These questions are culled from phone calls, letters, faxes and e-mails sent to Rep. Gallegly's Camarillo, Solvang, and Washington offices. Each week Rep. Gallegly adds another question and answer. Please add your comments.
May 20, 2011
Question: How would the Ryan budget resolution lower the federal deficit and what are its chances of passing?
Answer: House Budget Committee Chairman Paul Ryan's budget resolution sets the federal government's budget policies for FY 2012 and projects spending, revenues, and deficits over a ten-year budget window between fiscal years 2012 and 2021.
The budget sets the total limits of spending, revenue and debt for a given year and outlines a plan to achieve those levels, but does not provide specific funding or policies for agencies or programs.
Specifically, this resolution would cut $6.2 trillion in government spending over the next decade, bring government spending to below 20 percent of the economy, and reduce deficits by $4.4 trillion. This would result in a balanced federal budget by 2015.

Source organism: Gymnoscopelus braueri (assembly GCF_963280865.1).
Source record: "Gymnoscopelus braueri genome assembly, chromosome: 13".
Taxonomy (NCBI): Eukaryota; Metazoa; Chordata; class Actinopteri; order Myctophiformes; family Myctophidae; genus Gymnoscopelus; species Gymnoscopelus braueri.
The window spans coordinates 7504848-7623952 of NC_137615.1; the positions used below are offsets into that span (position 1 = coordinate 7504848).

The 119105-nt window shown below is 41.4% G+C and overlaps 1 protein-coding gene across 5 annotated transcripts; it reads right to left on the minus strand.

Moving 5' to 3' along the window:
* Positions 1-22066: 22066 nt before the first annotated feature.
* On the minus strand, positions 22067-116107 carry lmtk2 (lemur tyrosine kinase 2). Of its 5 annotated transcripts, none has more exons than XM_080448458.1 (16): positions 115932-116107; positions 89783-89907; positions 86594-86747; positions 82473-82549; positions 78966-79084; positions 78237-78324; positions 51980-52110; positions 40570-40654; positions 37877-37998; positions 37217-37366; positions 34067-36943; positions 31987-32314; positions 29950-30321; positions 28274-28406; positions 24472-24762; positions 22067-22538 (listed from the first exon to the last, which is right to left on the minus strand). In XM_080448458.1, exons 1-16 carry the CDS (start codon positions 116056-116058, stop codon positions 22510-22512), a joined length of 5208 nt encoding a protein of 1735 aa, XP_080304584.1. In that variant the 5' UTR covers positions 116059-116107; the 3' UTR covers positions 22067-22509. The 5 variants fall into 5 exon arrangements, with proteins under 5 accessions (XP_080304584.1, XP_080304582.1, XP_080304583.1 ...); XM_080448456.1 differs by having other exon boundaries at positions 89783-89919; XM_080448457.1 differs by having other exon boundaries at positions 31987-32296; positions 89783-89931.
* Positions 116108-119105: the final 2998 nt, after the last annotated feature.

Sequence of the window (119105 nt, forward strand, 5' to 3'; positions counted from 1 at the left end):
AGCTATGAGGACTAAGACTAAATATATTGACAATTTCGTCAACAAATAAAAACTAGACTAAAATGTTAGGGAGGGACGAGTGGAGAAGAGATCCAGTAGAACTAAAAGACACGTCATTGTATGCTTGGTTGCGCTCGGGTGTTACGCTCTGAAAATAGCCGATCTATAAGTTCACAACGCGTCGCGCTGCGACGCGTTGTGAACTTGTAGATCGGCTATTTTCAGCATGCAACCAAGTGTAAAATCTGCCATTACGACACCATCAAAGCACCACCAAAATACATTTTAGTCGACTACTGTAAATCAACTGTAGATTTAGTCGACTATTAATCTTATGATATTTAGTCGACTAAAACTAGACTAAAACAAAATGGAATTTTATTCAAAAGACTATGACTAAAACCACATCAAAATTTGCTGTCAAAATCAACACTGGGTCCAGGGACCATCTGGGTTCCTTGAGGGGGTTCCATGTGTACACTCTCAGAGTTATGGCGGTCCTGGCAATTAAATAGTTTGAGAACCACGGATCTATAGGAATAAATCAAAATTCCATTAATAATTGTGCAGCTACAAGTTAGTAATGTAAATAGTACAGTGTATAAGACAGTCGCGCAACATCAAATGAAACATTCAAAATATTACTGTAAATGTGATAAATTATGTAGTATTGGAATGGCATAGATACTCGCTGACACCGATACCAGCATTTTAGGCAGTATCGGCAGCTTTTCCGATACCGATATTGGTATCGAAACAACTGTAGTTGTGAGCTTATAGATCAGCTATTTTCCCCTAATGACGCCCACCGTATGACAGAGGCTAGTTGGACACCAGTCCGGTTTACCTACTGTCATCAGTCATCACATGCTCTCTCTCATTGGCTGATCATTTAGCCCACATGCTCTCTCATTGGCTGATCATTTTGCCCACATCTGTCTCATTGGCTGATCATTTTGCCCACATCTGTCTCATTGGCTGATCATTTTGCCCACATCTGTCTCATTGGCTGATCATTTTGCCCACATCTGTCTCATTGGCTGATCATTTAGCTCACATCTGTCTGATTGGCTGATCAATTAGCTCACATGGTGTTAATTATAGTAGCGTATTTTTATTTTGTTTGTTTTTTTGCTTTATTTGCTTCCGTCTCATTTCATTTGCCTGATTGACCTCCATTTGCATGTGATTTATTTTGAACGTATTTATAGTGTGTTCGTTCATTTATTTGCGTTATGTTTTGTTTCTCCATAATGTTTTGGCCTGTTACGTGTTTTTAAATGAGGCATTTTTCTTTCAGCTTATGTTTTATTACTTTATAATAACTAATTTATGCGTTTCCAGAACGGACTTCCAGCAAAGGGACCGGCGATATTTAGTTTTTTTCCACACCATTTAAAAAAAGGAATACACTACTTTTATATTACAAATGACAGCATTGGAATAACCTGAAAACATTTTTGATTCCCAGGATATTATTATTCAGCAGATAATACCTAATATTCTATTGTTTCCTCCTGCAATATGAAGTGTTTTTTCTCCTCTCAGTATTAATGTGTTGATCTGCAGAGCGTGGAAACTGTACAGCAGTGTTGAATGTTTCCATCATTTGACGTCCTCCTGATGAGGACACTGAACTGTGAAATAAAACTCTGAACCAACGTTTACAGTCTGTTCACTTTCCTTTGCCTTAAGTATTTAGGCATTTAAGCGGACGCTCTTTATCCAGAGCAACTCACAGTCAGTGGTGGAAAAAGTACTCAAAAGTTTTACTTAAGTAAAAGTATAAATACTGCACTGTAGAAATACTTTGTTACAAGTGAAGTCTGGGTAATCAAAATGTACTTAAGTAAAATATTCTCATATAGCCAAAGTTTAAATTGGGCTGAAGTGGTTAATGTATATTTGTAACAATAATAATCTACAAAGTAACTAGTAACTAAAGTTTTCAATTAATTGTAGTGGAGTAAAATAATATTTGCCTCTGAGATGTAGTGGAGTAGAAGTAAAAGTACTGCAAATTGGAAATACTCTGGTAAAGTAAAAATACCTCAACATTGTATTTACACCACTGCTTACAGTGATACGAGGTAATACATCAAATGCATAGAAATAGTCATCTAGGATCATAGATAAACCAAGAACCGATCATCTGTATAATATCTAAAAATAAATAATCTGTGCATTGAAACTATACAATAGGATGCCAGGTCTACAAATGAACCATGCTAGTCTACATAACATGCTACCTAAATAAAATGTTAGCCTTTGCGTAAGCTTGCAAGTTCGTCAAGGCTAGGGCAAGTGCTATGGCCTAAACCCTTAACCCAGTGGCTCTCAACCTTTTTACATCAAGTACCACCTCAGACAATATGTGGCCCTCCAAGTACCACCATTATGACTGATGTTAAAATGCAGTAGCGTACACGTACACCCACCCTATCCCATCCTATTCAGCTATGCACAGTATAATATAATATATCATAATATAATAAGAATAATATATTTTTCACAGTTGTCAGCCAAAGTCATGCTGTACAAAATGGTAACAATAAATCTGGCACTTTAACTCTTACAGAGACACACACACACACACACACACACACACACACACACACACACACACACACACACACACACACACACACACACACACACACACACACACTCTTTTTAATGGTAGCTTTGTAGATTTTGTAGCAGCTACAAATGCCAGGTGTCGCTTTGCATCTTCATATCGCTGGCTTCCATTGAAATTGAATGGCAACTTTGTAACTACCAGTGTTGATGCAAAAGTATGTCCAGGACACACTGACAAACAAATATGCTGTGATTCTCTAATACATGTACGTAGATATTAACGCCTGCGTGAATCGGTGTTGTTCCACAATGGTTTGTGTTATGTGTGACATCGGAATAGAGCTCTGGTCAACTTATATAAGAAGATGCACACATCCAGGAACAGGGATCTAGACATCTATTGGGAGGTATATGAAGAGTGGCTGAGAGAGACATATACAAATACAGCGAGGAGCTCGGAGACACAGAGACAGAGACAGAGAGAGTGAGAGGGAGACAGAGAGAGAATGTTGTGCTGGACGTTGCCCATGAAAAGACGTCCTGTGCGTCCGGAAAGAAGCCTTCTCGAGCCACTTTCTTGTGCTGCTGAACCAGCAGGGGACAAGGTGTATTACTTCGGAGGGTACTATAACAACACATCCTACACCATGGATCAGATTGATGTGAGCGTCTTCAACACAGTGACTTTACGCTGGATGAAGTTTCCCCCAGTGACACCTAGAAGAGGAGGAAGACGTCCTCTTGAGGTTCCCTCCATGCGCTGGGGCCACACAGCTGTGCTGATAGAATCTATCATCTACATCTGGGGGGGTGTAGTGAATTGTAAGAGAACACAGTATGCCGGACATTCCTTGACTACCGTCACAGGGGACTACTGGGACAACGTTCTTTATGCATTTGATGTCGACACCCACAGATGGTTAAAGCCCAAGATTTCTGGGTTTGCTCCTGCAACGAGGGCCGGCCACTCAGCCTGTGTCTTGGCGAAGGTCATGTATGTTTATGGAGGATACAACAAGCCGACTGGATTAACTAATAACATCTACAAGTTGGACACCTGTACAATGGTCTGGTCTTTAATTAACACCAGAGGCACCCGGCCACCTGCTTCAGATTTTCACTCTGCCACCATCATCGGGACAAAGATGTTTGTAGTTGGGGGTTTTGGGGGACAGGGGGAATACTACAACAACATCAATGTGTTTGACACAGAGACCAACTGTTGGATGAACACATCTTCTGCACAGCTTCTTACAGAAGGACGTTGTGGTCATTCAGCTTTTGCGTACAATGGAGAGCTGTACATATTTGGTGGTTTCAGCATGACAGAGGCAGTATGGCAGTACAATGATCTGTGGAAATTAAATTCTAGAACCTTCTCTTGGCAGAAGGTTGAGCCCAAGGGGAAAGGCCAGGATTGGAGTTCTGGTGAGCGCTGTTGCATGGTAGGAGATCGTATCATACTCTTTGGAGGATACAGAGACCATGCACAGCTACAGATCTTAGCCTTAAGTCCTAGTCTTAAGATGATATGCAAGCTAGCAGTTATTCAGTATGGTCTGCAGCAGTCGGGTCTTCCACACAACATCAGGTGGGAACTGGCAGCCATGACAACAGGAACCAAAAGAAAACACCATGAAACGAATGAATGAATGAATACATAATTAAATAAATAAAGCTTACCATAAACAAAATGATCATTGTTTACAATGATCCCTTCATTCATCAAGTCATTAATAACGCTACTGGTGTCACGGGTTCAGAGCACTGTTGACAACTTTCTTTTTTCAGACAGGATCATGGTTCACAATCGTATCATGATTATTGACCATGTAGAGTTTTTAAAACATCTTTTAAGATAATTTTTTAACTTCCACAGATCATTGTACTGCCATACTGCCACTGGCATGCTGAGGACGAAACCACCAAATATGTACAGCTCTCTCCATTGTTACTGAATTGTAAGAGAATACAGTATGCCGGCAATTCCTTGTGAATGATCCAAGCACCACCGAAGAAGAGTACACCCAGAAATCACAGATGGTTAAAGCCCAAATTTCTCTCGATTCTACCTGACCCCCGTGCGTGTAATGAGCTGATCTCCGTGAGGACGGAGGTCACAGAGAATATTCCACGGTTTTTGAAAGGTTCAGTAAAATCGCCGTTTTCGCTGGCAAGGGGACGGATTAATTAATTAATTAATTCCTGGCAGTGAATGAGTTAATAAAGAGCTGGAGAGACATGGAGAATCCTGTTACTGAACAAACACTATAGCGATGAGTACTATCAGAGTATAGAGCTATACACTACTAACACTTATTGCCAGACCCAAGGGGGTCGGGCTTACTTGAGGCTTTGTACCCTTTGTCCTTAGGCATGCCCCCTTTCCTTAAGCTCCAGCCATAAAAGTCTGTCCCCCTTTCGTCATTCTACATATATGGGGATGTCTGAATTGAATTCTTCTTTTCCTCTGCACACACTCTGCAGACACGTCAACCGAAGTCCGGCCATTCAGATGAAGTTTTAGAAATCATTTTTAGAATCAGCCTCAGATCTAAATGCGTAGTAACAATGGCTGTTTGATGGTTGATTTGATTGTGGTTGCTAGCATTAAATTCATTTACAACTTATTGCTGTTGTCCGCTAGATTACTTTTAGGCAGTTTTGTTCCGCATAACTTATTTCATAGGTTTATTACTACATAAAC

The Ryan budget resolution passed the House of Representatives by a vote of 235-191 on April 15. However, it is unlikely the Senate will also pass the Ryan budget. On Thursday, Senate Majority Leader Harry Reid put release of his budget plan on hold indefinitely.
That is unfortunate. We cannot borrow, spend and tax our way to job growth. Americans are hurting and increased government spending just puts an additional stress on the American economy, as well as placing Americans deeper in debt. We need a budget resolution that will put us back on track to cut spending, encourage job creation, reduce our deficits and debt, foster economic growth, and reform and protect health and retirement security for all Americans.
For more information on my positions on economic issues, please see my Economy issues page.
For previous Questions of the Week chronologically and by topic, please see my Questions of the Week page.